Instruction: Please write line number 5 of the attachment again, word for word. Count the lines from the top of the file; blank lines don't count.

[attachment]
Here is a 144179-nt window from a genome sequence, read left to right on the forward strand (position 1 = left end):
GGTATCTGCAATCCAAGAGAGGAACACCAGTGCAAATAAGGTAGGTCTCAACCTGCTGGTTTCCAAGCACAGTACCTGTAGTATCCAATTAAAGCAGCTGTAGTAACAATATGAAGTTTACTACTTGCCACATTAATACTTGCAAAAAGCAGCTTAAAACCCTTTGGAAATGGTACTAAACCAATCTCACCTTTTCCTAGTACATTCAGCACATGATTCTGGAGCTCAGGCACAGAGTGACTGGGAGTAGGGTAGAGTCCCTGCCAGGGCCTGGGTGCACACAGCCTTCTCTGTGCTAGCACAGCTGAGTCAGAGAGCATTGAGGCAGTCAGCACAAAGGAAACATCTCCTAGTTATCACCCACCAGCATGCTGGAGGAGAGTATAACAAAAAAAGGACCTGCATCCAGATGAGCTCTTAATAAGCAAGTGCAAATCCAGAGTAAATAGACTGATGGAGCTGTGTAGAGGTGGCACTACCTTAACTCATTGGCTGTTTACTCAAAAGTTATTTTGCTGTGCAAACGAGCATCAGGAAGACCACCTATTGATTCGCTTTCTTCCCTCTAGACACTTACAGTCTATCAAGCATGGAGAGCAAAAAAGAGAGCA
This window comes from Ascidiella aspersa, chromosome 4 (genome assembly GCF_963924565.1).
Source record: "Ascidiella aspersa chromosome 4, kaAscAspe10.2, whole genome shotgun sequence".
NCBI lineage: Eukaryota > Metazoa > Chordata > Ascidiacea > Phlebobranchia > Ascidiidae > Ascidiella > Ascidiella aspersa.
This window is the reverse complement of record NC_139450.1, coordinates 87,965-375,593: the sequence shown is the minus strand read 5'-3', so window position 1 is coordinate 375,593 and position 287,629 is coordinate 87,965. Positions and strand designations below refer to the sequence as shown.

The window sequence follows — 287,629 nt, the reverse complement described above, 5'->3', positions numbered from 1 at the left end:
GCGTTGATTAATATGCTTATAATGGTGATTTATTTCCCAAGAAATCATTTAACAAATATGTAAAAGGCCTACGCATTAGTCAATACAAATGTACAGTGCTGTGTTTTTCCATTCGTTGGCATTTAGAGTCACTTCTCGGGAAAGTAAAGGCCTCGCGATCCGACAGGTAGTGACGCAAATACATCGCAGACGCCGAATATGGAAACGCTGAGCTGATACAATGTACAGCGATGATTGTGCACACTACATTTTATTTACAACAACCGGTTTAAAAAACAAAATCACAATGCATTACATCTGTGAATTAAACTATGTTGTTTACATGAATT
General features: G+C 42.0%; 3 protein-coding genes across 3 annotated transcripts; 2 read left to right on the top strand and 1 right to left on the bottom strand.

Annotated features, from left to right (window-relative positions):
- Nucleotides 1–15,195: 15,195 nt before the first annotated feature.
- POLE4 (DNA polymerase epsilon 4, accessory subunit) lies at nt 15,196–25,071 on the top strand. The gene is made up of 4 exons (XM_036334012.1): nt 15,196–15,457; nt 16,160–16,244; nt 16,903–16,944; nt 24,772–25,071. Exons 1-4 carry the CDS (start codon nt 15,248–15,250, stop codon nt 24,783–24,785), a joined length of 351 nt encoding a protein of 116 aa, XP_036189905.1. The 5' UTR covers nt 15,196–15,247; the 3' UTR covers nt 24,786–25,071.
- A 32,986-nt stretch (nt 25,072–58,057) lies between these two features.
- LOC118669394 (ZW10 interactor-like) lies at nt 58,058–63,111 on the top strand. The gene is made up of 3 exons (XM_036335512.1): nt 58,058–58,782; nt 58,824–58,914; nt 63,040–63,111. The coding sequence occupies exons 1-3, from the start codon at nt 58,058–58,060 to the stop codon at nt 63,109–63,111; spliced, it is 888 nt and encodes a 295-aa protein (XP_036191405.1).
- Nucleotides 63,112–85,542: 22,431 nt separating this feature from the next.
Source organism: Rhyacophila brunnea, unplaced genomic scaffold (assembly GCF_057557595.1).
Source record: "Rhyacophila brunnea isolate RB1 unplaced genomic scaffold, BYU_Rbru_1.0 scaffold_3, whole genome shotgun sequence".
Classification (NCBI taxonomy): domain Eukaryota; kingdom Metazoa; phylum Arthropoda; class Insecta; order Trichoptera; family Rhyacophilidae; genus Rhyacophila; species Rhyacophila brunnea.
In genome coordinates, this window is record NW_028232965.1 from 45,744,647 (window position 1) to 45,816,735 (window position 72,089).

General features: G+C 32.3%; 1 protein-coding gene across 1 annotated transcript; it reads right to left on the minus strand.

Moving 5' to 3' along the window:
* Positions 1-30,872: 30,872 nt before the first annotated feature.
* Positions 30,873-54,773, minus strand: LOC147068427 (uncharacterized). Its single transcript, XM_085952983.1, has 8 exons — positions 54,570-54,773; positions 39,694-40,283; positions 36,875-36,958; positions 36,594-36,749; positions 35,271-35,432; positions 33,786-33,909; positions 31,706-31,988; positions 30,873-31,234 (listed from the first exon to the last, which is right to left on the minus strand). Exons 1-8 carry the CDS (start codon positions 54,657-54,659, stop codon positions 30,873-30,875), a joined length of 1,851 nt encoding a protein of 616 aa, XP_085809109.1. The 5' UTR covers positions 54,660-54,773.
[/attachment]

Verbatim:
NCBI lineage: Eukaryota > Metazoa > Chordata > Ascidiacea > Phlebobranchia > Ascidiidae > Ascidiella > Ascidiella aspersa.